Facebook livestream rule changes not enough, Zuckerberg's mentor says

By FacebookFOXBusiness

Facebook livestream restrictions don’t go far enough: Zuckerberg’s mentor says

Elevation Partners co-founder, Roger McNamee, who mentored Mark Zuckerberg, on Facebook’s move to restrict livestreams for users that break the rules.

Facebook is toughening its livestreaming rules, but Mark Zuckerberg’s mentor believes they don’t go far enough.

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“I really support Mark in his engagement in the issues -- he really does understand there's no place to hide any longer,” said Elevation Partners co-founder Roger McNamee to FOX Business’ Maria Bartiromo on Wednesday. “But they're doing classic public relations of conceding things that don't matter, that won't actually change the outcome, to try to protect the business model that’s really what is at the heart of the problem.”

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McNamee, who is a high-profile tech investor and also the author of “Zucked: Waking Up to the Facebook Catastrophe,” who helped launch the social media giant and who laid the groundwork for Cheryl Sandberg’s hiring as COO, in addition to deterring Zuckerberg from selling the company to Yahoo for $1 billion, is now the company’s biggest critic. And in his opinion, their focus should be on making their public relations problem go away.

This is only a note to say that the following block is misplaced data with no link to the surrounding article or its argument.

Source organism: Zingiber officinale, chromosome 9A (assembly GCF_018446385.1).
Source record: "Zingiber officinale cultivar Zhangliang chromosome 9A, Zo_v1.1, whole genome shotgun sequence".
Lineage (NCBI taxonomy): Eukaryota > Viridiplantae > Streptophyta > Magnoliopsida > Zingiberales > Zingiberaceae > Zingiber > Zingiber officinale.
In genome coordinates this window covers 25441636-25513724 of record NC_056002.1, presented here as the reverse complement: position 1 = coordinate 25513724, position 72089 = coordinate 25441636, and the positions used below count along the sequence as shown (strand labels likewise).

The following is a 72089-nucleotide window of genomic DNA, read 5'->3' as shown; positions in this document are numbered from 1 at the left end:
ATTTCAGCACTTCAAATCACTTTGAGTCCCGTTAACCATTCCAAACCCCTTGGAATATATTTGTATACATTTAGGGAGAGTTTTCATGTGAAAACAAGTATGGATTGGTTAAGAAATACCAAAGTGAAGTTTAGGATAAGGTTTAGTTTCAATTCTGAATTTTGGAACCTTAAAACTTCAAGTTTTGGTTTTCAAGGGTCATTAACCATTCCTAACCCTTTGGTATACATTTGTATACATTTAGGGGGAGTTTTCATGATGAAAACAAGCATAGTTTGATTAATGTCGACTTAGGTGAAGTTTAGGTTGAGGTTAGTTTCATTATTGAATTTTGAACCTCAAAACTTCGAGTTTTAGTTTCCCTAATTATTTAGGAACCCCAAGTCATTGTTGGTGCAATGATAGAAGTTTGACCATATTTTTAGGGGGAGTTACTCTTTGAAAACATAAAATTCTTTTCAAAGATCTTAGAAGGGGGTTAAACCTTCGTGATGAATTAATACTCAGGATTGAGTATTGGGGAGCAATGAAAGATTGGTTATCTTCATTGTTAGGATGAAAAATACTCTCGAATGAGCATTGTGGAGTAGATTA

“The business model is dependent on getting people's engagement and by promoting the stuff people engage with,” he said. “You’re naturally going to be promoting hate speech, you're going to promote disinformation, you're going to promote conspiracy theories and they make a lot of money because of promoting that stuff.”

Chris Hughes, a co-founder of Facebook, last week called for the breakup the company in an op-ed for the New York Times.  McNamee believes he made an “absolutely essential point about the power situation.”

“Facebook and Google are not elected and yet they have more impact on our democracy than anything has ever had in the past. They have more impact on our public health, on our privacy and, frankly, on the economy. And the core issue here is, what are the best ways to handle that?”

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What’s more, McNamee said, these big companies are using data from users in exchange for services and it “needs to stop.”

“They're basically using surveillance and purchasing data and trading data to get to know everything about us. They make these digital voodoo dolls of each and every one of us. We have no idea how much data they have. We have no idea what they're doing with it. And we are so dependent on these products without realizing that they're manipulating our behavior,” he explained.

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